By Larry North, an EO speaker and fitness expert.
In our quest for leanness, there is one major enemy we must all confront: The reason why we overindulge ourselves with food. How many times have you eaten a huge dinner during a business meeting and then, the minute you get home, started looking for something else to eat? Although your stomach was full, something else was missing. You weren’t satisfied. And for some unconscious reason, you decided it was more food that would help you find that satisfaction.
Studies have found that overweight people tend to overeat in response to stress. Any negative emotion—anger, depression, loneliness, boredom or frustration—triggers a bout of overeating. Even when we are not under stress, many people use food as a mood elevator. As entrepreneurs, we get fatigued, bored, lonely or just mildly fidgety … and we eat. Food becomes our way to get through life’s ups and downs.
I’m not a psychologist, but as the owner of a fitness business, I’ve watched people struggle to get lean for years. I’ve learned that until these people learn how to separate their emotional life from their eating life, they’re not going to be successful on any weight-loss program. For example, if you turn to chocolate to deal with your feelings of anxiety, you’re going to have a lot more difficulty than someone who doesn’t. If you’re someone who can “go blank” while eating—i.e., letting your feelings disappear underneath a mound of food—you’re in a very precarious, high-risk position to get even fatter.
To some degree, all of us have to break the practice of using food to get emotional satisfaction. I have gone through the same struggle myself. I grew up in a family that turned to food for solace, and I know that I, too, have a tendency to be a compulsive overeater. One evening, my girlfriend shocked me when I came home and told her in this semi-arrogant tone of voice, “Honey, isn’t it great that I don’t take out my frustrations at the office on you or my family?” She said, “That’s right, Larry, you take out your frustrations on the refrigerator. You come home and don’t stop eating”.
It took me a while, but I later realized she was right. Although I was eating healthful foods, I would eat anything I could get my hands on if I had had a stressful day— an entire bag of air-popped popcorn, followed by a bag or two of baby carrots, followed by six sugar-free Popsicles … all in one sitting!
I am not about to mislead you into thinking that you can prevent stress and tension from entering your life. We live in the real world, and as good as you might be at sticking with an eating program, there will be times when you’ll be caught with your guard down, when stress will rear its ugly head and you’ll want to eat to swallow your negative mood. That’s why we need good solid strategies to keep our moods from determining how much we eat. Here are some proven techniques I share with clients:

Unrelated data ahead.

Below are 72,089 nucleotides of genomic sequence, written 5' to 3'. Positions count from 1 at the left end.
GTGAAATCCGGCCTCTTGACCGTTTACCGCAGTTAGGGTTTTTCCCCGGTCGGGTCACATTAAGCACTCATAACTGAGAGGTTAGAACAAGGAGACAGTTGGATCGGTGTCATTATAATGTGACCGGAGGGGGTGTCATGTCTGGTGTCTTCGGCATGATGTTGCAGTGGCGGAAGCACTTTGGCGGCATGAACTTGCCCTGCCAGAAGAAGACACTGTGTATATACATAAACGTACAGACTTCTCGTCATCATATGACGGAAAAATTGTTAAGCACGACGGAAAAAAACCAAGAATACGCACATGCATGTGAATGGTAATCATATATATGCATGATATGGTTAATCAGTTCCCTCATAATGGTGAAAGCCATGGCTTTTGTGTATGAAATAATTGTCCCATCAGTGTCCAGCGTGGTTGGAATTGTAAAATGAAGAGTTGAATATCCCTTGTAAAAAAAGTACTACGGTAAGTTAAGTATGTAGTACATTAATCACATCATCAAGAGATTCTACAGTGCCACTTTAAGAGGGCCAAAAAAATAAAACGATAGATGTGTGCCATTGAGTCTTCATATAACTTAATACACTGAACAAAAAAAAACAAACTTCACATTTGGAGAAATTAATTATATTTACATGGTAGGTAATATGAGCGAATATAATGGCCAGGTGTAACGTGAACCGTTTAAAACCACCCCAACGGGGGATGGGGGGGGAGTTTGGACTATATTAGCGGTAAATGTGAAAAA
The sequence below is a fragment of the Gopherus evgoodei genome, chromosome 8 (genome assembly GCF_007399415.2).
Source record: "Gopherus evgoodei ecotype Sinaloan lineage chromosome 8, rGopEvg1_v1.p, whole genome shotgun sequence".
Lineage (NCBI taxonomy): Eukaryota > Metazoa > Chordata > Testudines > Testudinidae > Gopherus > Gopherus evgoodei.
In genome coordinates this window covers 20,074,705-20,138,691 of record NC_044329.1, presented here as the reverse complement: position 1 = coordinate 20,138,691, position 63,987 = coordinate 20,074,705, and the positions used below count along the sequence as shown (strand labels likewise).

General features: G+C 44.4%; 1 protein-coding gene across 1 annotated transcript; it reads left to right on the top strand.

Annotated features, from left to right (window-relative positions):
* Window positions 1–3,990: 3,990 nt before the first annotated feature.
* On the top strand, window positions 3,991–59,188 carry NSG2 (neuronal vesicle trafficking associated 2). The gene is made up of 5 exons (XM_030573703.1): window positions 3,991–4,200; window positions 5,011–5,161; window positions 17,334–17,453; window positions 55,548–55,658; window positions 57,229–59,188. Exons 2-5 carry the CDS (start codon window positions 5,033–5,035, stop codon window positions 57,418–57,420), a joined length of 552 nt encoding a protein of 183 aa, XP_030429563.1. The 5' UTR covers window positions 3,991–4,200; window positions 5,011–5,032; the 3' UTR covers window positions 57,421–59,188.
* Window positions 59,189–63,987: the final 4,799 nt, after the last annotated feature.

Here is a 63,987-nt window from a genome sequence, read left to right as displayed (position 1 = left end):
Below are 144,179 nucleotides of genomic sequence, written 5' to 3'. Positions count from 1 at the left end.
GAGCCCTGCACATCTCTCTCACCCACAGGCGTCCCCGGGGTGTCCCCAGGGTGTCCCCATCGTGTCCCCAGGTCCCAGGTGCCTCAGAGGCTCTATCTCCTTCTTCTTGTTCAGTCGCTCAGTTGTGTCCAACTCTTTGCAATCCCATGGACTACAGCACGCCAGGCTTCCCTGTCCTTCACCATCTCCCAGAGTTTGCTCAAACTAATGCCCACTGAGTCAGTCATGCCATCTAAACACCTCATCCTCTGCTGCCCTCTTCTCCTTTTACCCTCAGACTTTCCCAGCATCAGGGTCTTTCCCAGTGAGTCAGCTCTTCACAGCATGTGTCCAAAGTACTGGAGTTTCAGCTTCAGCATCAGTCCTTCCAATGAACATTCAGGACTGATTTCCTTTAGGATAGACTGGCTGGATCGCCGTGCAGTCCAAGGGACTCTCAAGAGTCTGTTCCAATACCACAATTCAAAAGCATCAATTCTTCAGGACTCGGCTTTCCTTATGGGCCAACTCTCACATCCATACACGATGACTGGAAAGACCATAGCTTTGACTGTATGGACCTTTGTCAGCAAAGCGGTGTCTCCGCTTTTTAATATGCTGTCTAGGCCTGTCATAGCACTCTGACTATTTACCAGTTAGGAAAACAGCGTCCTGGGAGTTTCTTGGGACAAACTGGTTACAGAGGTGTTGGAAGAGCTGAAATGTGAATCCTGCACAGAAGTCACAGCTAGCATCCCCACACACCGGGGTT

- Walk it off. When you’re angry or upset, go for a 10-minute walk. This will get you away from food, and the exercise that comes from it will calm you. Did you know that when you exercise, your body releases endorphins that will combat stress?
- Ask yourself questions. When you get upset or stressed, stop and ask yourself the following questions (and ask them out loud for emphasis): What happened to make me so upset? How will food help me deal with this? Is it worth risking my new body in return of a few seconds of gratification through food? By taking a breather, quieting down your mind and asking some logical questions, you will start realizing the futility of using food for emotional relief. At the very least, you will help delay your first bite of food, and every minute you can delay will work to your advantage in combating overeating.
- Reflect on your motives. If you still find yourself headed toward the kitchen and you’re not sure why, try to stop and ask yourself why you want something to eat at that very moment. Often, that moment of reflection is enough to turn you back around. As simple as it sounds, you want to keep asking yourself questions: Am I really hungry? Are these true hunger pangs I’m feeling? Or am I eating to fulfill some other need? You might not have every single answer, but by taking the time to ask the questions, you will be throwing roadblocks in front of your seemingly “impulsive” need to eat.
While we can’t avoid stress in work and at home, we can make an effort to learn about our motives and create a foundation of success.
To learn more about how to improve your health, click here.